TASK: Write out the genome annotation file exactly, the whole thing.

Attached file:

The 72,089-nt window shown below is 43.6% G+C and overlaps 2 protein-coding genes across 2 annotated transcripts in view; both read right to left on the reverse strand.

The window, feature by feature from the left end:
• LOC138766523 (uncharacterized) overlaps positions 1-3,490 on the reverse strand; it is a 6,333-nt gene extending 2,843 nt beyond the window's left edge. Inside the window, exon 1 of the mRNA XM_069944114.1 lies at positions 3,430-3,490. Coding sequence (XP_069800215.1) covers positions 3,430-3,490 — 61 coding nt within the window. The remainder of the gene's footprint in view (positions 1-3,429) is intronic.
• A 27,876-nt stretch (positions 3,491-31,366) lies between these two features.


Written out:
The 72,089-nt window shown below is 43.6% G+C and overlaps 2 protein-coding genes across 2 annotated transcripts in view; both read right to left on the reverse strand.

The window, feature by feature from the left end:
• LOC138766523 (uncharacterized) overlaps positions 1-3,490 on the reverse strand; it is a 6,333-nt gene extending 2,843 nt beyond the window's left edge. Inside the window, exon 1 of the mRNA XM_069944114.1 lies at positions 3,430-3,490. Coding sequence (XP_069800215.1) covers positions 3,430-3,490 — 61 coding nt within the window. The remainder of the gene's footprint in view (positions 1-3,429) is intronic.
• A 27,876-nt stretch (positions 3,491-31,366) lies between these two features.